How To Come Off Your Anti-Depressants If The Time Is Right For You

antidepressant

Improved mood, wanting to avoid unpleasant side effects or the convenience of being prescription-free – there are many reasons you might decide you’re ready to come off antidepressants. It’s something I’ve decided to do on several occasions after an extended period of improved mood. It’s important to know what to expect so you can go through the process safely.

Just as there’s a range of potential side-effects you should be aware of when you start taking the medication, cutting back on antidepressants can bring its own challenges. Here’s what you can expect. You’ll cut back slowly First of all, it’s incredibly important not to stop taking your antidepressants alone. To minimise any withdrawal side-effects, you’ll need to cut back on your dose of medication over a number of weeks or months under supervision from your GP or psychiatrist, who’ll be able to help you address any side-effects or return of symptoms.

It can be tempting to want to stop taking your antidepressants abruptly once you’ve had an extended period of stable mood, but going cold turkey can actually cause a quick return of depression symptoms as well as making you more likely to experience a range of physical side-effects. Even when cutting back slowly, it’s quite possible you’ll experience a few side effects, but these can be minimised and managed by making sure you’re moving at a pace that’s right for you, the type of medication you’re on and how long you’ve been taking it for. It’s not a race, remember, so try to be patient. You might experience temporary changes in mood One side-effect of antidepressant withdrawal can be a temporary return of depression symptoms or other mood swings. This is completely normal and is the result of your brain re-adjusting to your new dose of medication. It should clear up in a week or two. For me, this meant mild to moderate anxiety came back once I started to cut down, but this went away fairly quickly as I re-adjusted to the new dose. For some, this can be more extreme and lead to much lower mood. If your depression returns for longer than two weeks, or you experience any other extended and unusual mood changes, check-in with your doctor. It might just be a temporary side-effect, it could mean you need to cut back your dose more slowly, or it may simply be that now isn’t the right time to come off your medication after all. Beware electric shock-like sensations, or ‘brain zaps’ Perhaps one of the most unusual and annoying side-effects you might experience is the peculiar sensation of a mild electric shock sensation in your head, otherwise known as ‘brain zaps’. These aren’t dangerous in themselves, but they can be annoying and are most likely to be experienced if you cut back on your dose too quickly. If that’s the case, consider slowing down the rate at which you’re cutting back on your medication. Your doctor might also recommend switching to a different antidepressant that’s less likely to cause this side-effect if it’s particularly bad for you.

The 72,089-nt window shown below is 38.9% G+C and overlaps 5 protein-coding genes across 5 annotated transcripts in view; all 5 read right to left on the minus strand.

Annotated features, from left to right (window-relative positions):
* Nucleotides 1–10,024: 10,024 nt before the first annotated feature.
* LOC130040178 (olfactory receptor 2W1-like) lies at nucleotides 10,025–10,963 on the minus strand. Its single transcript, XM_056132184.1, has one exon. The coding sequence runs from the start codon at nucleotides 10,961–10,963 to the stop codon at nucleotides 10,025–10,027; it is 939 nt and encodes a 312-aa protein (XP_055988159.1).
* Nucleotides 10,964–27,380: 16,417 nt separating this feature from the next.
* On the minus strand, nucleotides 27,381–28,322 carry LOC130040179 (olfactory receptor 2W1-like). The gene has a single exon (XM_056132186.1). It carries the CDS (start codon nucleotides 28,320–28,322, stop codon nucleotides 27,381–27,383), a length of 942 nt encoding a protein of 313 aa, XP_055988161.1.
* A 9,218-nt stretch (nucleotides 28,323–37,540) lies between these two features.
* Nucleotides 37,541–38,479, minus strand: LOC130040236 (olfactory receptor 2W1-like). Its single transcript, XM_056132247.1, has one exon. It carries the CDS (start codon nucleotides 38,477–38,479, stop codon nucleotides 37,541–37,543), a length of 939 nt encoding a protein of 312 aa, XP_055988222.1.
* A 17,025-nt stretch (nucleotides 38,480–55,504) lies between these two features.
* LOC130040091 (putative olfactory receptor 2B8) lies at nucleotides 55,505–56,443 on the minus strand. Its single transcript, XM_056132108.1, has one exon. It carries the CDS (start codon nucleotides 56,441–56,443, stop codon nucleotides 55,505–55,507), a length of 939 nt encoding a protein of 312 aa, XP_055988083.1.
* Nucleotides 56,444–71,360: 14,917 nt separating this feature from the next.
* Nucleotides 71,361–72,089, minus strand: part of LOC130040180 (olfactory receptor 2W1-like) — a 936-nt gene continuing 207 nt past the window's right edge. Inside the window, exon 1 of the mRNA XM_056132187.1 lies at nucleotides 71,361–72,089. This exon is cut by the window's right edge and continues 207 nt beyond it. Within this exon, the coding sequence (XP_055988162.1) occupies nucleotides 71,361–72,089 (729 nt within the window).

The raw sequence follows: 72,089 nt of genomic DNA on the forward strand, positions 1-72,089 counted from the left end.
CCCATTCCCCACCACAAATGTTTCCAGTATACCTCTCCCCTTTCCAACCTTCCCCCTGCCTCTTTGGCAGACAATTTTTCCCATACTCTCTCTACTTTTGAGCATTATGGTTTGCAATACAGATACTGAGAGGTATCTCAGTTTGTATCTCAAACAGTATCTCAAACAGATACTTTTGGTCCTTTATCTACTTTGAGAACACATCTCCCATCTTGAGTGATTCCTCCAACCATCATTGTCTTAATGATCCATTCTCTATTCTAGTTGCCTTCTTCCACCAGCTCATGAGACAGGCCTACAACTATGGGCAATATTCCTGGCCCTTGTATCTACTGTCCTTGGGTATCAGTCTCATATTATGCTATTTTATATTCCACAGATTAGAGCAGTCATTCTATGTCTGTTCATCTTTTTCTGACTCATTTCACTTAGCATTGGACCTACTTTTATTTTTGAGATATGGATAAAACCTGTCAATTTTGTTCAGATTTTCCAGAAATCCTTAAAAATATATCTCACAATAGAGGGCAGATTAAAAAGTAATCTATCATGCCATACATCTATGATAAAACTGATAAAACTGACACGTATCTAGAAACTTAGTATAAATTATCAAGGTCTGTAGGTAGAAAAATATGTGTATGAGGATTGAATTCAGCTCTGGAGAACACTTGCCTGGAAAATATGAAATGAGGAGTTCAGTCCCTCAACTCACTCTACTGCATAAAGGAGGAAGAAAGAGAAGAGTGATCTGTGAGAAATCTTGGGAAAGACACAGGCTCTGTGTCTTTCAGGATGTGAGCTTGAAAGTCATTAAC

Kamaldeep Bhui, Professor of Cultural Psychiatry And Epidemiology at Queen Mary University of London (QMUL) says: ‘If you are thinking of stopping your antidepressants, please pause and check whether the concerns you have – if about side effects – are related to the medication rather than depression or anxiety. ‘If you feel they are ineffective, have you taken them at the right dose for the right amount of time? Sometimes people stop too soon and then miss out on an effective treatment. ‘The data sheets that come with prescribed medication will also explain the risks and the side effects and possible effects of stopping suddenly or interactions with other medications. ‘If you have had a severe depressive illness, and have recovered, stopping the antidepressants does risk a relapse of depression so carefully weigh up the dose reduction with how you are feeling.’ Watch out for nausea Similar to what you might have experienced when first taking antidepressants, coming off them can sometimes mean a return of nausea. If symptoms are mild, something I found helpful was swapping to take my medication at night, meaning I’d sleep through most of it. If that doesn’t work, it might be helpful to ask your doctor if they think a prescription for an anti-nausea medication would help. This is something I did during a particularly bad few days and found it helped. You could feel a little dizzy Dizziness or feeling light-headed is another side-effect you might experience as your body readjusts to your lower dose of medication and it’s a fairly common experience, affecting around 61% of people in one study by the Royal College of Psychiatrists. Again, if this becomes too much of a problem, it’s worth changing around the time you take your medication to see if that makes things any easier. (Illustration: Ella Byworth) You might feel a little like you’ve got the flu Coming off antidepressants can cause you to feel a bit run-down, meaning you might experience flu-like symptoms, such as a fever, sore throat or general aches and pains. It’s important therefore to treat this side-effect just like you would otherwise, by getting plenty of rest, keeping hydrated and making sure you’re eating healthily. If the problem persists, it’s worth checking with your GP that you truly are experiencing side-effects as opposed to anything else. Your sex drive may change Experiencing sexual side-effects when on antidepressants is pretty common, with one 2010 study suggesting sexual dysfunction could affect nearly three-quarters of those using some antidepressants, especially those using the newer and more commonly prescribed SRI and SNRI types. If being on antidepressants killed your sex drive, finally, there’s some good news: you’ll likely see this side-effect start to go away within a few weeks of starting to cut back. You’ll work out what’s best for you If you begin to cut back or even stop and then later change your mind and want to go back on them, that’s totally okay. Speak to friends or family about any difficulties you face and check in with a medical professional regularly. Most of all, remember not to be too harsh on yourself if you’re finding the process difficult or if you decide to continue with antidepressants after all.